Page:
Working with reporters is never an easy matter for communicators.
There’s always a natural tension between journalists and PR/IR folks. The communicators want their messages to get across, and reporters don’t want to be spun. Mistakes can be costly. To avoid these, I’ve created a list of biggest mistakes you can make with reporters. There are 15 entries.
The Biggest Mistakes You Can Make with Reporters
- Don’t lie – Lying, even little white lies, will come back to haunt you. Reporters view lying as almost a capital offense.
- Don’t waste their time — Our guest on Episode 1 of Talking Communications with Farrell Kramer said one of her pet peeves is when sources get to the end of an interview only to say something like “that was just background.” This just wastes the reporter’s time.
- Don’t give their stories to another reporter — This happened to me. I interviewed the CEO of a firm for a feature story I thought was clever. Apparently it was. He gave it to another publication — before my story could run.
- Don’t stop answering the phone — If you don’t want to participate in a story, particularly with a reporter you know well, just tell him or her. Don’t leave messages unanswered. This will just irritate reporters.
- Don’t rub their faces in your coverage — Reporters know companies and PR firms want publicity and they feel compelled not to be spun. This is a bit of an uneasy peace. You don’t want to point out to them how great their coverage of your story was — although it’s fine to compliment the writing or something specific.
- Don’t let them bluff you — If you are the focus of a negative story, don’t be fooled into participating to “get your point across” unless it makes sense. Remember, reporters can’t quote you if you don’t talk to them. Sometimes, a short written statement is sufficient.
- Don’t get angry — It’s always amazing what people say when they’re angry. Sometimes, reporters will try to annoy you to get you to speak more freely. This was one of my favorite techniques as an investigative reporter.
- Don’t try to be funny — A client of mine some years ago found a way to be clever during an A-list interview. The problem was this: It was on a point that we did not want to highlight. When humor fails it can be even worse. Bad jokes often translate into very inappropriate remarks. If you’re not a natural comic, I’d stay away from this.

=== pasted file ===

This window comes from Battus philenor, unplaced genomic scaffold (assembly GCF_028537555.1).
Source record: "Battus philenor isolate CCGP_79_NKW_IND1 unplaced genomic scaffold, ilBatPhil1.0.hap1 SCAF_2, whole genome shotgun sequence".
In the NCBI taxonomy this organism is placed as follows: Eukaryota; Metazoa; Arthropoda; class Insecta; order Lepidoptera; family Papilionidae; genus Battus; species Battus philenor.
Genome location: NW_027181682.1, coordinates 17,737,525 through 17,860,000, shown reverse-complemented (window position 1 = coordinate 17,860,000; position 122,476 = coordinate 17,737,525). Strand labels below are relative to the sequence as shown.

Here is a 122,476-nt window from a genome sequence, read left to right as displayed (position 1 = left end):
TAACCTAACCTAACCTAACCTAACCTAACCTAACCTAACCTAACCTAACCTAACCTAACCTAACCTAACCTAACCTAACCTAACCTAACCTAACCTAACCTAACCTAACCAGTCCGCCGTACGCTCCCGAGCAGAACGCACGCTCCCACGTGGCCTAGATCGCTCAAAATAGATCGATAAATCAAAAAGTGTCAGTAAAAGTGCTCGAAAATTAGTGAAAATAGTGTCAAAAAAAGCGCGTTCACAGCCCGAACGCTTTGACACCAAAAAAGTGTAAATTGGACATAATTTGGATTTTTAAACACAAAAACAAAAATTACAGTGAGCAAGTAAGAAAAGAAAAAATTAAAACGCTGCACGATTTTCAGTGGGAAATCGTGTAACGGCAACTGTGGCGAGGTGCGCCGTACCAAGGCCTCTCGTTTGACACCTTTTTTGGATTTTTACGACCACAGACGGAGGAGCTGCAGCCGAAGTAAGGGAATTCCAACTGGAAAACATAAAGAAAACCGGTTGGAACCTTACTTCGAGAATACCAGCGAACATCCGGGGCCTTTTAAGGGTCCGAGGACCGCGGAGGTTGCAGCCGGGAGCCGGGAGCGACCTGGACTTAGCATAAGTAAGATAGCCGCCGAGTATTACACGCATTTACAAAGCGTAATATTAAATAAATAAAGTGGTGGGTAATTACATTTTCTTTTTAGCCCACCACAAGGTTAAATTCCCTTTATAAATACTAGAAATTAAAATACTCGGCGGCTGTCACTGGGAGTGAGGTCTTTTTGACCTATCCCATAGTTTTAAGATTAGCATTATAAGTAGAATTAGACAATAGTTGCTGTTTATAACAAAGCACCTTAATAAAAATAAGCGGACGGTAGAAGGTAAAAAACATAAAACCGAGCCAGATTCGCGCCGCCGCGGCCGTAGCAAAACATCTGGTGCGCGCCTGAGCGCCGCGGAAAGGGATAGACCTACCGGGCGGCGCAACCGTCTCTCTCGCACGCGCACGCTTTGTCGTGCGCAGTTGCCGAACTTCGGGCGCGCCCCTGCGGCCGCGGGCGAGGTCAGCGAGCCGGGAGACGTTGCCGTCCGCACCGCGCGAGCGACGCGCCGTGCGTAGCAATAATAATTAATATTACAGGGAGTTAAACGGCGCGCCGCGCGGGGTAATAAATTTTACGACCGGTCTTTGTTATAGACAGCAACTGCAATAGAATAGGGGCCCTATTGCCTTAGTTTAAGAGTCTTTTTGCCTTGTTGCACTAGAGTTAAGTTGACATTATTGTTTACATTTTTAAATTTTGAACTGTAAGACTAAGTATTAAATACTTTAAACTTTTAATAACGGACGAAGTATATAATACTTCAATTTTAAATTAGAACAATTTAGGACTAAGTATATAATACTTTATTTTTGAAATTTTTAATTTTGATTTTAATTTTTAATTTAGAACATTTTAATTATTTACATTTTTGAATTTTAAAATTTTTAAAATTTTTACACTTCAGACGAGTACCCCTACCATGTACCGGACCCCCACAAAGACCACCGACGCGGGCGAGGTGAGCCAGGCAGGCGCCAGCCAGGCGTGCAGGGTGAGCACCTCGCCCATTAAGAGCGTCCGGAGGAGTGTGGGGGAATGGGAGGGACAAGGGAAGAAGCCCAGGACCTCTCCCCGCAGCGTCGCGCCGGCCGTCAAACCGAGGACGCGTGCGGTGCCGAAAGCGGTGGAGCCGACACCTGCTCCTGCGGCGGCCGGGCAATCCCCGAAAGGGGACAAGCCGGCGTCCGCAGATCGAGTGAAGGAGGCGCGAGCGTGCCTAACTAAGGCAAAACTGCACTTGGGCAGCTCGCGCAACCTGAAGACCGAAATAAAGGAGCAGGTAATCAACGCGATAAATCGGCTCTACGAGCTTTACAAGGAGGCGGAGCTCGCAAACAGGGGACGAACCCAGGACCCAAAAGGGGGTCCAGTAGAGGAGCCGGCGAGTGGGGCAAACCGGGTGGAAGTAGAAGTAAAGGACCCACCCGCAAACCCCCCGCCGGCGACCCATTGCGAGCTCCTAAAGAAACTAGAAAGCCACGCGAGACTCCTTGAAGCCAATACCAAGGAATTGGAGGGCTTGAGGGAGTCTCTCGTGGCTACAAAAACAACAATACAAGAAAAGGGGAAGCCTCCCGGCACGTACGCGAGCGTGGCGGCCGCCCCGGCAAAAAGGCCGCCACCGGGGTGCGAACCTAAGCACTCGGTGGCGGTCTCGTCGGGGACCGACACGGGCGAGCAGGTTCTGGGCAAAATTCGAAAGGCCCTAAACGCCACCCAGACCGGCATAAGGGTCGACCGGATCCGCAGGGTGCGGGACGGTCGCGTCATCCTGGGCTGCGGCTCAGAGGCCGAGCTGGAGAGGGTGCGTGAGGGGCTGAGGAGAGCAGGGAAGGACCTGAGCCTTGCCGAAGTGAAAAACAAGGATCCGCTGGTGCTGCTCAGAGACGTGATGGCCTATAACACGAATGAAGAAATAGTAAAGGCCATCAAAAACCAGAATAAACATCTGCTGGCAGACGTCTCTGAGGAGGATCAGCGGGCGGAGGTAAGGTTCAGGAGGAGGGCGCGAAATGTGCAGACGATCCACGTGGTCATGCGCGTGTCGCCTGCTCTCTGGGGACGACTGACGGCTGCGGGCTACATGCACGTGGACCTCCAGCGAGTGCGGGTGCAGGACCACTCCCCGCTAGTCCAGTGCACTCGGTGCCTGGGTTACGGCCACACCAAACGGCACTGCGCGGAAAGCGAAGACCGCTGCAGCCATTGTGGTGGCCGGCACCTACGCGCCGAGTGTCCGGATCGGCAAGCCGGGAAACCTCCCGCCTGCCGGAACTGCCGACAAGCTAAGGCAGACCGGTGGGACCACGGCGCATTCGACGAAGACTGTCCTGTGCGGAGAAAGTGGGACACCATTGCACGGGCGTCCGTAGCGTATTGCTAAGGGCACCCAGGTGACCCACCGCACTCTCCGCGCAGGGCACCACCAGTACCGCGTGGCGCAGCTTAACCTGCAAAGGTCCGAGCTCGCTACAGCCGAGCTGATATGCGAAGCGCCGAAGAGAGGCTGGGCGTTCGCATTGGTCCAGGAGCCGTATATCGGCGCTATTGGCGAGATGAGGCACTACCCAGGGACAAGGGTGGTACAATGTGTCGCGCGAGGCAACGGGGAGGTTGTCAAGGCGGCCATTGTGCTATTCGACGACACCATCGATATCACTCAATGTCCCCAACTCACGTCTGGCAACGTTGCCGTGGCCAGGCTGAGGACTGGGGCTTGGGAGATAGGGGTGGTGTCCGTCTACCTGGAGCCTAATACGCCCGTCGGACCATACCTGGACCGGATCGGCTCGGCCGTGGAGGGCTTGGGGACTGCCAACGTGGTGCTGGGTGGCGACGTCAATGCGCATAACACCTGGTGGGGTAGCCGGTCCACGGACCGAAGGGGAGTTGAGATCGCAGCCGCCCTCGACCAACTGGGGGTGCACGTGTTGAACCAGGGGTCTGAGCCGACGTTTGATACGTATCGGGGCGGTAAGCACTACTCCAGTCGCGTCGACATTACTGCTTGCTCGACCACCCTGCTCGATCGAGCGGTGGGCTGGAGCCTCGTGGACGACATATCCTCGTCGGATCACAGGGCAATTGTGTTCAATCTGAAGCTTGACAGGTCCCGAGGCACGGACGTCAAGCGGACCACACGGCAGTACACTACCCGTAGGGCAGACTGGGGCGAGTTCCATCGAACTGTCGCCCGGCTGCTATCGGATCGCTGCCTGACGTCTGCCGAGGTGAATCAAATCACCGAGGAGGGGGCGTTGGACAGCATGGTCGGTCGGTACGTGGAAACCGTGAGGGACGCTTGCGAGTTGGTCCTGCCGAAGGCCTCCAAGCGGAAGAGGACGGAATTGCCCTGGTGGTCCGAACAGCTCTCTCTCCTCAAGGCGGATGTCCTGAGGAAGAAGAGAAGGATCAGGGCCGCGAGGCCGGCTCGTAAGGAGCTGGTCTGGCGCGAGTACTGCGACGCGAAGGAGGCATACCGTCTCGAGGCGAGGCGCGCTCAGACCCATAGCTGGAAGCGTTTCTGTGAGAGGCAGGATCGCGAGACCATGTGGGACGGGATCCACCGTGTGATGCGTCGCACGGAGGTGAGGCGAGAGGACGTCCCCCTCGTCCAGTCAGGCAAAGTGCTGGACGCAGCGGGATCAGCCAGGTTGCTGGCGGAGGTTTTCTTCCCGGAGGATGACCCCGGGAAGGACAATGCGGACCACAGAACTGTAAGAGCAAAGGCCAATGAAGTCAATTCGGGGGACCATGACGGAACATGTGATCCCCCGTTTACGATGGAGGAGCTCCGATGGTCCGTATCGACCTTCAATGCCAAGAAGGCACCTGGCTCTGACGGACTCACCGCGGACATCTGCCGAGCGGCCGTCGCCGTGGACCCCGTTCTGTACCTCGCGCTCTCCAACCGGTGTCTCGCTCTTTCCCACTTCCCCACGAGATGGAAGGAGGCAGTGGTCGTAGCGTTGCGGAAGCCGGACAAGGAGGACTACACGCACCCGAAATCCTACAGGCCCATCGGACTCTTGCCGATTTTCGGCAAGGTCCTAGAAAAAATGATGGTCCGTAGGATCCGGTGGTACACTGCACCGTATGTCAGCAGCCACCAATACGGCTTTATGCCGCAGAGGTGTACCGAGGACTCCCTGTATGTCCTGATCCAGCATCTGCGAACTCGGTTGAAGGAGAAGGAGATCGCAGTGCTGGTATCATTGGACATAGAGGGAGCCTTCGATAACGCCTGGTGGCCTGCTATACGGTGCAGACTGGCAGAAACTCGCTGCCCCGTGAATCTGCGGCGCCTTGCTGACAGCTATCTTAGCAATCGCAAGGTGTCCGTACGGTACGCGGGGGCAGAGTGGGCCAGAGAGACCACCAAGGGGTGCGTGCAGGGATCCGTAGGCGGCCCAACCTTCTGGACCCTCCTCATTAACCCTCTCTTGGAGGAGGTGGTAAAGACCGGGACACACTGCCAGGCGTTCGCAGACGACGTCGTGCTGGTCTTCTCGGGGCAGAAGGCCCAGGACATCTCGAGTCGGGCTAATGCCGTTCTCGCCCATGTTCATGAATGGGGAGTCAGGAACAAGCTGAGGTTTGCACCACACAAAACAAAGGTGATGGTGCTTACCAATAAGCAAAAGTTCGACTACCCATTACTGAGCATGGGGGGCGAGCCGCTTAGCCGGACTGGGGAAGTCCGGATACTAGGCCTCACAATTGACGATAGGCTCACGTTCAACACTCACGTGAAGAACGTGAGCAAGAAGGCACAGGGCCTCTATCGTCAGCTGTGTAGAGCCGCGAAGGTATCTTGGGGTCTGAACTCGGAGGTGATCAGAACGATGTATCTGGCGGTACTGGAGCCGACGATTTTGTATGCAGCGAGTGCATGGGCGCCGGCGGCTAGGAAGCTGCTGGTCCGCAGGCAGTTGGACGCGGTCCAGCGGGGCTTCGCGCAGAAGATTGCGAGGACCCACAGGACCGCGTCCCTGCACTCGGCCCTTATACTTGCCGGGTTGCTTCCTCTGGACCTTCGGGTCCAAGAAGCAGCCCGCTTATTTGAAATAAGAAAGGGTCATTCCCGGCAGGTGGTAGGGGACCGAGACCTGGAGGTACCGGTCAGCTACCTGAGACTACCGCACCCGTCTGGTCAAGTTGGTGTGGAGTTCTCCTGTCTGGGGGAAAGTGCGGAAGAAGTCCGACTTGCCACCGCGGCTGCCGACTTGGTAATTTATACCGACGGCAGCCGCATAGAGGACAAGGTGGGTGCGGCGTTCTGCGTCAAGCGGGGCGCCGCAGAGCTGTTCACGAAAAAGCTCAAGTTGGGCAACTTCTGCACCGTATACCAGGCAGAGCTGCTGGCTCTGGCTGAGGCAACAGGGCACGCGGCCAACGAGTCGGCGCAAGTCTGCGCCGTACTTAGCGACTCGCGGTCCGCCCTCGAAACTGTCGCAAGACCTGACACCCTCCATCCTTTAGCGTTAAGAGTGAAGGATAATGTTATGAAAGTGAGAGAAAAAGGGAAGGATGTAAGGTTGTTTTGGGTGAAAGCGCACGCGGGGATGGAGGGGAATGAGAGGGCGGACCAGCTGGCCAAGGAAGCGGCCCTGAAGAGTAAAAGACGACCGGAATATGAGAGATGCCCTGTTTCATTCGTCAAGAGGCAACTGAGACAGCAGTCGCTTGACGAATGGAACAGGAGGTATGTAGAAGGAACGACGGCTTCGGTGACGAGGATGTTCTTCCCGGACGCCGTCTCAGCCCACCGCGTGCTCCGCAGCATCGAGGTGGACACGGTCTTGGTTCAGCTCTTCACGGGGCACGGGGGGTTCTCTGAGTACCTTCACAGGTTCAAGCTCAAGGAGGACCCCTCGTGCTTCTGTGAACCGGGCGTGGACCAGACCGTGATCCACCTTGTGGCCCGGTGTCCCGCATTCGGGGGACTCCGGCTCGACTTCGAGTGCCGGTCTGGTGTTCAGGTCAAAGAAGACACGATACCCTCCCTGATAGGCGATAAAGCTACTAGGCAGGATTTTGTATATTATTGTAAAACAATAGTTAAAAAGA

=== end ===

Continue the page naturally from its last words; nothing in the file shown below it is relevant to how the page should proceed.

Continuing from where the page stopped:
- Don’t assume you’re pals — It’s easy to think a reporter is your “friend” if he/she writes a positive story. They may have a positive opinion of you and your organization now, but if the news turns bad, that reporter will absolutely write negative stories.
- Think before your complain — It’s OK to complain to a reporter about a story you didn’t like, but make sure it’s a reasonable complaint. If your company’s earnings plummet, the story is going to be negative. You should make this judgment based on whether the reporter’s story was unfair or inaccurate in the context of the news itself.
- Don’t go over a reporter’s head — If you don’t like a story and it’s reasonable to complain given the above point, complain to the reporter. If you go over his/her head, the reporter will hate you forever. Go to an editor only as a last resort. Often, the reporter will continue covering you, only now he or she will be angry.
- Don’t pitch the whole newsroom — This is just dumb. I was once sitting in the AP’s business desk where I got a phone pitch that I rejected. A minute later, the reporter next to me got the same pitch. Then another. Then another, around the newsroom the pitch went. Clearly, none of us wrote the story.
- Do your homework — Know your subject matter and make sure you’re pitching an appropriate reporter with your story. If you call a reporter or publication that would not write the type of story you’re pitching, you lose all credibility.
- Research the reporter — A call out of nowhere from a reporter with a possibly negative story could be real trouble. Make sure you check out the reporter — prior stories, beat, etc., for clues as to what they’re up to. Sometimes, investigative reporters and others will mask the true nature of their stories. Don’t be surprised.
- Don’t whine — Don’t complain to reporters that your client didn’t get in their story after giving an interview. Sometimes they’ll be quoted, sometimes not. If it happens again and again, you might then have a discussion. But often, there’s just not enough room to quote everyone. Good reporters try to spread it around.